|'Thank you BBC'|
In Syria, foreign, local and online media are virtually absent as a result of unprecedented government clampdown on protest activity. The latest source of information is from Syrian refugees who have fled to other parts of the Arab world, both for their own safety and in order to spread the message about the atrocities occurring in their homeland.
On Sunday, Syria shelled towns near the Lebanese border, and on Monday, Syrian moved tanks into rural areas near the Lebanese border, its latest focus in suppressing countrywide protests. As a result of the deteriorating security situation near the Syrian-Lebanese border, many Syrians have fled to Lebanon in recent days. According to Al Jazeera, 5,000 Syrians have fled to Lebanon since protests began.
"The situation ... is catastrophic,'' said Ahmad, 55, who crossed the border into Lebanon overnight Monday and asked to be identified only by his first name.
"If you walk in the streets of Talkalakh [Syrian border town shelled on Sunday] you can smell the dead bodies,'' he said.
Authorities justified the siege by saying the town was full of Islamic extremists who wanted to form an Islamic state, residents told the AP news agency.
One resident said the conflict in Talkalakh had taken on dangerous sectarian tones.Today, a mass grave was found in the main protest city of Daraa in Syria, where Syrian security forces have clamped down on residents' freedom of movement and enforced strict curfews. Nadim Houry of Human Rights Watch reports on CNN on the testimonies of those who managed to escape from Syria to Jordan:
Hamid, 45, who also asked to be identified only by his first name, said pro-government armed men known as "shabiha'' were targeting Sunnis in the town.
Mohannad finally managed to escape the southern city of Daraa on May 9, two weeks after the Syrian army had surrounded the city and cut electricity, phone lines and Internet services, preventing movement into and out of the city. "The situation in Daraa is indescribable," he told us from neighboring Jordan.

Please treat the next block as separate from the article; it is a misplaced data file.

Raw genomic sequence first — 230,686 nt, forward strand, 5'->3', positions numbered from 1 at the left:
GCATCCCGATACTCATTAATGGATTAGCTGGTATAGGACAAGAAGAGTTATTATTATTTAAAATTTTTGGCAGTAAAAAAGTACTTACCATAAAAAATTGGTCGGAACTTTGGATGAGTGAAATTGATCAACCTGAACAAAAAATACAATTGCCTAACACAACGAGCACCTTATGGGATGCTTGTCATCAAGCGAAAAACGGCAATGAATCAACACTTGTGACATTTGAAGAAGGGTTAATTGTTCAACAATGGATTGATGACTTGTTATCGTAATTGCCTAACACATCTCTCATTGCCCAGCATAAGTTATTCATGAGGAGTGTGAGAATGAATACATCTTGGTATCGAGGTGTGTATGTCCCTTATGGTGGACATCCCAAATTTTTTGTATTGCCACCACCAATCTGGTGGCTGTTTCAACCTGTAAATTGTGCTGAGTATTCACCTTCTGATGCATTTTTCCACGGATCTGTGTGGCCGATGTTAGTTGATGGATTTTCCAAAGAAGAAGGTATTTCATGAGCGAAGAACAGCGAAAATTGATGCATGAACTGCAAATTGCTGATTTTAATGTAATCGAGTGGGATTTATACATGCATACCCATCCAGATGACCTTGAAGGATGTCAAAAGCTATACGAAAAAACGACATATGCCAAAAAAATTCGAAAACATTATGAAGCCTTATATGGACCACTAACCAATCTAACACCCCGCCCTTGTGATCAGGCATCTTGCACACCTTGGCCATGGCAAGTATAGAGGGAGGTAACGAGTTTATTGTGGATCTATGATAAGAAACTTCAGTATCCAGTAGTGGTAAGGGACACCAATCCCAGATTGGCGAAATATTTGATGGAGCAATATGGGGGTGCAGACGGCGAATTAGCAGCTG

With six other men, he had taken shelter in Daraa's sewers May 7 to avoid the Syrian forces, who were forcing their way into homes and detaining the town's men. He emerged 13 hours later to return home, only to find that tanks were surrounding his neighborhood.
He decided to escape. With about 50 other Daraa residents, including women and children, he walked across fields to reach the Jordanian border near Tel Shehab at midday May 9. "The Syrian security forces opened fired on us as we neared the border," he said. "I think they killed 11 people. I am not sure. I just ran for my life."The situation in Syria is a disgrace to world powers claiming to stand by the forces of democracy and human rights in the Middle East. Yet there's a reason Syria is taking the West so long, and it's not only the embarrassing lack of media attention. The U.S. and the rest of the West know that a Libya-style attack on Syria is an indirect attack on Iran. That's not to say it won't happen -- but the West needs to have its guarantees that it is ready for such a confrontation. Stay tuned for allusions to Iran as the dark side of the Middle East in Obama's upcoming speech, and be sure that Palestinians are not the only, and not even the top issue on the Bibi-Barack table in Washington this week.